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State must stop profiteering off prison phone calls: Op-Ed

Connecticut faces a moment of tremendous potential: The opportunity to lead the nation in reforms that will benefit communities directly impacted by our nation’s love affair with incarceration.

Our legislature is currently considering a bill (HB 6714) that encourages communication between incarcerated people in Connecticut and their families and support networks. Connecticut will be the first state to tackle the considerable financial burden placed on communities — disproportionately communities of color and poverty — fighting to maintain relationships with loved ones locked up inside prisons and jails.

While Connecticut touts its overall progressive policies, we currently rank 49th in the country (second only to Arkansas) in affordability for a phone call from prison. A 15-minute call can runs nearly $5, not including the fees imposed for depositing money into prepaid accounts.

In fiscal year 2018, Connecticut residents paid $13.3 million (excluding deposit fees and taxes) for phone calls with their incarcerated loved ones. Securus, a powerful prison telecommunications corporation, recorded roughly $5.6 million of that as revenue and the state received $7.7 million in kickbacks on the exclusive contract. That’s right: We make money gouging the poorest and most vulnerable among us.

This legislative session we were visited by criminal justice advocates who shared their stories.

A formerly incarcerated Connecticut resident reflected on the monetary and psychological costs of phone calls inside: “When I was incarcerated, regular communication with my loved ones was essential for me to maintain my physical, mental, spiritual and emotional health. All of those things suffered because I couldn’t manage to communicate with them … you worry that you’re being a burden. They’re out there trying to take care of their bills, and you become another bill by trying to keep in contact with them.”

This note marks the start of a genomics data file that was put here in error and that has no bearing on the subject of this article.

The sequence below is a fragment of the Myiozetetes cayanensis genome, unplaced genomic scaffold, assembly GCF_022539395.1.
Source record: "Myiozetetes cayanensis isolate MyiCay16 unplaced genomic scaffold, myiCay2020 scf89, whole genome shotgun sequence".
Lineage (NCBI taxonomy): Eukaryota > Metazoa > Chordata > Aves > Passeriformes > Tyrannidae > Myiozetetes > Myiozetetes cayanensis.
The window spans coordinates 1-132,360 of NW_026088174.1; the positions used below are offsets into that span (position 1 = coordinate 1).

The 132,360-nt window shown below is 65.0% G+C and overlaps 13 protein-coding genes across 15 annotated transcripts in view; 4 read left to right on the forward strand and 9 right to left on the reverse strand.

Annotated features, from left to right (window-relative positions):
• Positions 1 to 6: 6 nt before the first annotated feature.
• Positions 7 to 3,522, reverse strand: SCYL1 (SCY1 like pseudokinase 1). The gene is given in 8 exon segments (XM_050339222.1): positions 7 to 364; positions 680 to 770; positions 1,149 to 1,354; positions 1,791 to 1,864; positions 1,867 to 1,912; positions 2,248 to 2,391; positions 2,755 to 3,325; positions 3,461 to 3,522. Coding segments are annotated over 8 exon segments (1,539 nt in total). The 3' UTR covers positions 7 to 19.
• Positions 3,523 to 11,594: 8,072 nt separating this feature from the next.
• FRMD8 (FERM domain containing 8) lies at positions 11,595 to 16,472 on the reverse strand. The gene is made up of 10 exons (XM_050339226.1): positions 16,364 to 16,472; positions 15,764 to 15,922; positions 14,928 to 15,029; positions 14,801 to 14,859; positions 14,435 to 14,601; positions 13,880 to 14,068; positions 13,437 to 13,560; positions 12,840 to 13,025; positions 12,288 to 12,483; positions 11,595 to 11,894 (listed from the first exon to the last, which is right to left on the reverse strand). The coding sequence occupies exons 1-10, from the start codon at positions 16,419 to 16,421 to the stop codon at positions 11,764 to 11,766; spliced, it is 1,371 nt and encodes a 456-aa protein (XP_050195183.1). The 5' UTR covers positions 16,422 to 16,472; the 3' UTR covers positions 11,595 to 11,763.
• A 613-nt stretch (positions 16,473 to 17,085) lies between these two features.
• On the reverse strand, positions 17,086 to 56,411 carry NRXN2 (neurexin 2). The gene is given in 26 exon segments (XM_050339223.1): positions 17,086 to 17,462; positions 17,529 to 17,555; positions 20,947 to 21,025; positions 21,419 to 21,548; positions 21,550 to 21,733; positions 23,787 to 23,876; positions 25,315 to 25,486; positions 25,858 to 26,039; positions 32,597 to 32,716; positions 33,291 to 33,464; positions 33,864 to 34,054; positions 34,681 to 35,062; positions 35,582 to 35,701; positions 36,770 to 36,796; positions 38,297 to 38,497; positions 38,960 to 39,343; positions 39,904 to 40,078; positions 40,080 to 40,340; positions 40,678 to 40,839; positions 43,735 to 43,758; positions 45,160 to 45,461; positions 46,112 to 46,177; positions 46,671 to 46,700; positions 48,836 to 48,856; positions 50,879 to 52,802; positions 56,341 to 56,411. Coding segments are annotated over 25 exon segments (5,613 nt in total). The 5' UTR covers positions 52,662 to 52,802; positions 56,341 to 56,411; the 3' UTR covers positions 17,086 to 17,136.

Making communication more accessible is not just the right thing to do; it’s also the smart thing to do. Research has demonstrated the importance of communication between incarcerated people and their loved ones. Communication increases safety and hope within prisons and jails, and it decreases recidivism and improves re-entry outcomes upon release. In making calls free, we would not only keep Connecticut families together, but we would also lower incarceration rates (along with its costs) and improve public safety. It’s difficult to argue against such benefits.

Some lawmakers have voiced objections to the loss of revenue and the additional budget for these calls. Not only would the proposal save Connecticut money in the long run, but exploitation of vulnerable communities is certainly not the answer. Core state functions should be funded out our core state budget, not by those who can least afford it — it is neither ethical nor sustainable.

As a state, it is our moral obligation to find a way to step up and model what fairness and equity look like for the rest of the country.

Rep. Josh Elliott (D-Hamden), Rep. Joshua Hall (Hartford), Rep. Anne Hughes (D-Easton, Redding, Weston), Rep. Hilda Santiago (D-Meriden), Rep. Michael Winkler (D-Vernon), Rep. David Michel (D-Stamford)


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